In very general terms, the proposed alternatives for taxing interests acquired under an ESS offered by a start-up company are to:

  • defer the taxing point – the discount would be calculated and taxed at the earliest of when the employee exercises an option, cessation of employment, or 7 years after the shares or options were acquired.  Under this alternative there would be no $1,000 tax-free concession applicable as the taxing may be deferred for a significant period of time
  • defer the payment of tax – the discount would be calculated and taxed at the time of acquisition, but the tax would only be payable when the share is sold or the option is exercised.  Under this alternative an employee would not be required to pay tax if an option is not exercised or the share is not sold.  Further, there would be no $1,000 tax-free concession applicable as the taxing may be deferred for a significant period of time
  • lower the tax rate applicable to the discount – the discount would be calculated and taxed at the time of acquisition, but would be taxed at a discounted rate, perhaps 15%, with potential for a $1,000 tax-free concession also to apply, or
  • increase the available tax concession – currently, employees can receive a tax-free discount (calculated at acquisition) of up to $1,000 each year (subject to other eligibility criteria), and it is proposed that this could be increased to $5,000 for employees of start-up companies.

The perceived advantages, and disadvantages, of each alternative differ for each group of stakeholders.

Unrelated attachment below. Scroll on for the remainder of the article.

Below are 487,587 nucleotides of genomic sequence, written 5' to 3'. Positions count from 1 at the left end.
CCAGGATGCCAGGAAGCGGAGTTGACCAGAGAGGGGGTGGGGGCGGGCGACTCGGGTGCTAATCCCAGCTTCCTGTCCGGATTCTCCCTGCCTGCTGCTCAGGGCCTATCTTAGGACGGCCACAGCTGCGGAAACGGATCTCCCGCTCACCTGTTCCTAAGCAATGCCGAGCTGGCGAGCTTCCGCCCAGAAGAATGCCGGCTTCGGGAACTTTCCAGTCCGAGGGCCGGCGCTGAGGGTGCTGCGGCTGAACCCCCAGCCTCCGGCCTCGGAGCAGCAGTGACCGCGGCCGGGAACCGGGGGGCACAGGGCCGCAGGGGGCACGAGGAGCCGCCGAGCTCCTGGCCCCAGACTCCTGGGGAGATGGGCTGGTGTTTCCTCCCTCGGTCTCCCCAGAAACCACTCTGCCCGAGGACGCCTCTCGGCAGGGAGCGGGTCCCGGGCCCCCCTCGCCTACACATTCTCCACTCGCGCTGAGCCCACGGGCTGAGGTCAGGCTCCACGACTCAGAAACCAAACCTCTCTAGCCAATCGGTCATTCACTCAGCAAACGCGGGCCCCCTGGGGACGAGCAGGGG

The main concern for employees receiving interests under an ESS is to not have tax payable before they have realised the value of their shares, that is, when they have sold them or had an opportunity to sell them.

Employers that are start-up companies also share this concern, to ensure that their employees can be effectively incentivised through an ESS, but those companies are also interested in reducing the need to engage financial experts to conduct costly share valuations at a time when they are cash-poor.

The Federal Government has broader concerns, including:

  • the effect of the different alternatives on tax revenue
  • the ease with which each alternative can be administered by the Australian Taxation Office
  • the integrity of the tax concessions (that is, how easy it will be for companies to organise or re-organise their affairs in order to access the tax concessions), and
  • moving towards its overall goal of reducing the cost and complexity of ESS arrangements for start-up companies to help make them more competitive.

Other potential reforms explored in the Paper

The Paper also explores the following areas of potential reform:

  • simplifying the valuation methods used to determine the market value of unlisted securities issued under an ESS – these would be aimed at reducing the costs and complexities associated with existing valuation methods, and
  • reducing ESS design and implementation costs and complexities by examining whether standardised documents or templates could be developed for basic ESS.  It is recognised in the Paper that some steps had been previously taken by the Federal Government to introduce standardised documentation, but that there had been little use of those standard documents in the past.

Securities law issues and start-up companies

The Paper recognises that tax is only one consideration when establishing an ESS.   Another important consideration is compliance with securities laws, including the disclosure requirements in the Corporations Act 2001(Cth) (“Act”).

As an ESS involves the offer of a financial product, the company making the offer must meet the disclosure requirements in the Act, which may include issuing a prospectus document, unless:

  • the offer falls within certain exemptions within the Act, such as the “small scale offerings” or “senior manager” exemptions, or, if this is not possible
  • the offer falls within the relief provided by the Australian Securities and Investments Commission’s (“ASIC”) Class Order 03/184.